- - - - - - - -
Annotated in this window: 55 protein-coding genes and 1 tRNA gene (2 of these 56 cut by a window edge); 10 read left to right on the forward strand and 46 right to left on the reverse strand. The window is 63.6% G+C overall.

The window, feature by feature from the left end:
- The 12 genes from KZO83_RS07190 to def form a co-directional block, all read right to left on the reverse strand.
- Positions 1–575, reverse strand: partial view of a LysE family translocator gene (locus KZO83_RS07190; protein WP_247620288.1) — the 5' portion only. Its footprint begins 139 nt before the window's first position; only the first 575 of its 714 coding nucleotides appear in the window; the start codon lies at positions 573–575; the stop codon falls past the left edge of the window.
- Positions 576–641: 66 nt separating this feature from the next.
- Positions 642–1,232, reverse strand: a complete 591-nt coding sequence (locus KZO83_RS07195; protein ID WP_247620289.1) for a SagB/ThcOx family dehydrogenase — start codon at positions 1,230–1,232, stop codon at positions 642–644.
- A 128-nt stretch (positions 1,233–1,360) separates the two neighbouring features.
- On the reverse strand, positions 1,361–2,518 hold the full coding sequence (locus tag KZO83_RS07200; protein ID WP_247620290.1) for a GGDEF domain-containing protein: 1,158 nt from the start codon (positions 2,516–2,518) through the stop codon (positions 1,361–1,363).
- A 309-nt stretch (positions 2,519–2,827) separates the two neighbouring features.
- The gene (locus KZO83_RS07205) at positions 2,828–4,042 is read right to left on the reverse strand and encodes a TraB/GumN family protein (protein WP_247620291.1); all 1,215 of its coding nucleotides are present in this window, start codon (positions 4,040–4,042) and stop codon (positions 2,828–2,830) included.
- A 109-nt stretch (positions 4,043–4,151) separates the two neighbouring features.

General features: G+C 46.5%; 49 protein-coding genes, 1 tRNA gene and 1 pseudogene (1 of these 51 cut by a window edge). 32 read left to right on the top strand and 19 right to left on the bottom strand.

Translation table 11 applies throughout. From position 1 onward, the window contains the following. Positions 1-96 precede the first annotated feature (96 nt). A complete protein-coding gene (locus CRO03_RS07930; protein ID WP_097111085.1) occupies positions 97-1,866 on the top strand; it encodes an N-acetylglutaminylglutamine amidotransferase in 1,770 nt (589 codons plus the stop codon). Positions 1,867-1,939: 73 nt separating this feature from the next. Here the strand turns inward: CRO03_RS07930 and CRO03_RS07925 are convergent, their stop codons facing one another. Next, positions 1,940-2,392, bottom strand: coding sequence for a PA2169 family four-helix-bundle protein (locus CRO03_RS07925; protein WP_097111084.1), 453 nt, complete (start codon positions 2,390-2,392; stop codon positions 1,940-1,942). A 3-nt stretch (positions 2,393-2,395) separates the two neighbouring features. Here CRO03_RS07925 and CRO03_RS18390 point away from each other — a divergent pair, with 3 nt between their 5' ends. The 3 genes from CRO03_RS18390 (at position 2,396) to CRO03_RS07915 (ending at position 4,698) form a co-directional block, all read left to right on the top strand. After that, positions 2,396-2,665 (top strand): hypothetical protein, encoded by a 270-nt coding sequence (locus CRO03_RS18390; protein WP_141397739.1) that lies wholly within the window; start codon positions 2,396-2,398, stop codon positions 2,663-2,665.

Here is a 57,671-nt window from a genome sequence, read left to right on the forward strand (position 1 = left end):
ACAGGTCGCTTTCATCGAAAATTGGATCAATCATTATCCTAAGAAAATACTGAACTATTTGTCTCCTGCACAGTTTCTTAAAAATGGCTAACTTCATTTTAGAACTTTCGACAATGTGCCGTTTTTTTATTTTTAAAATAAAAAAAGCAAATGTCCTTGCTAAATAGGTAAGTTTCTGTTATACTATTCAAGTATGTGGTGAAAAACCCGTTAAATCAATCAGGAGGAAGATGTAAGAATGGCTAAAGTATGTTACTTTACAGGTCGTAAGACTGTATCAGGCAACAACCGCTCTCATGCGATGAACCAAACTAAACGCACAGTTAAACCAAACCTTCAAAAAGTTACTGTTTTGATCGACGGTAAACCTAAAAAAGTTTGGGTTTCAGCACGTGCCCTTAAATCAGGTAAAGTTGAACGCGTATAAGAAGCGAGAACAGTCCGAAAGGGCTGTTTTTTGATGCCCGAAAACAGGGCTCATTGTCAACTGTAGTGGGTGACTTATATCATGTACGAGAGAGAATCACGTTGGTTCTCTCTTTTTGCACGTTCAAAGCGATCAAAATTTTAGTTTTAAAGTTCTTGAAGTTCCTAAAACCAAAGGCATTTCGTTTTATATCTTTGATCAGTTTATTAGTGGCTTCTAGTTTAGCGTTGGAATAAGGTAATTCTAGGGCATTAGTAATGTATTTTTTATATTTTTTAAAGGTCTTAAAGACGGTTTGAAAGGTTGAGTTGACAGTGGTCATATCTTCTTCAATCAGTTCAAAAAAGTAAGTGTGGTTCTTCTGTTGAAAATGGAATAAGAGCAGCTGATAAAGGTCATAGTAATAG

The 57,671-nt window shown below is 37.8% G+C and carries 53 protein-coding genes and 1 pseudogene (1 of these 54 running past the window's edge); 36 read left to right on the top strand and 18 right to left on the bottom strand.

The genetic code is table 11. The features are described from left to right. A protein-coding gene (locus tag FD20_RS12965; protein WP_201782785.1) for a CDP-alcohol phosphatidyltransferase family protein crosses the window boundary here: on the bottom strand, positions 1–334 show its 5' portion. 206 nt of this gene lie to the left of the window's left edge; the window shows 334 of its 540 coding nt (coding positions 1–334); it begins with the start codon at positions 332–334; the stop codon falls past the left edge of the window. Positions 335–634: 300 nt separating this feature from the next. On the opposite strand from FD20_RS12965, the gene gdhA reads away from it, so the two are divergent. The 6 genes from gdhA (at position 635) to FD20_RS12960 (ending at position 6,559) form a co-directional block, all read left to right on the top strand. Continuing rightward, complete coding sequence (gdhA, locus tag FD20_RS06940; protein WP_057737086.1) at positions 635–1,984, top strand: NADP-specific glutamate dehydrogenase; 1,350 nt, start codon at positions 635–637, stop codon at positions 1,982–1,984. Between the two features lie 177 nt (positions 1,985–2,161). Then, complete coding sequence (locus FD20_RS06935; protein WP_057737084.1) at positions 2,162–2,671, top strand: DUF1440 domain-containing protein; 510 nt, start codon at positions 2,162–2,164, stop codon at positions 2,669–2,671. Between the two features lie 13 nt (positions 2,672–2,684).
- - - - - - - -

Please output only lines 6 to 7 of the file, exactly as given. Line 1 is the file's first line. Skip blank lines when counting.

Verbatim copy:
- Positions 642–1,232, reverse strand: a complete 591-nt coding sequence (locus KZO83_RS07195; protein ID WP_247620289.1) for a SagB/ThcOx family dehydrogenase — start codon at positions 1,230–1,232, stop codon at positions 642–644.
- A 128-nt stretch (positions 1,233–1,360) separates the two neighbouring features.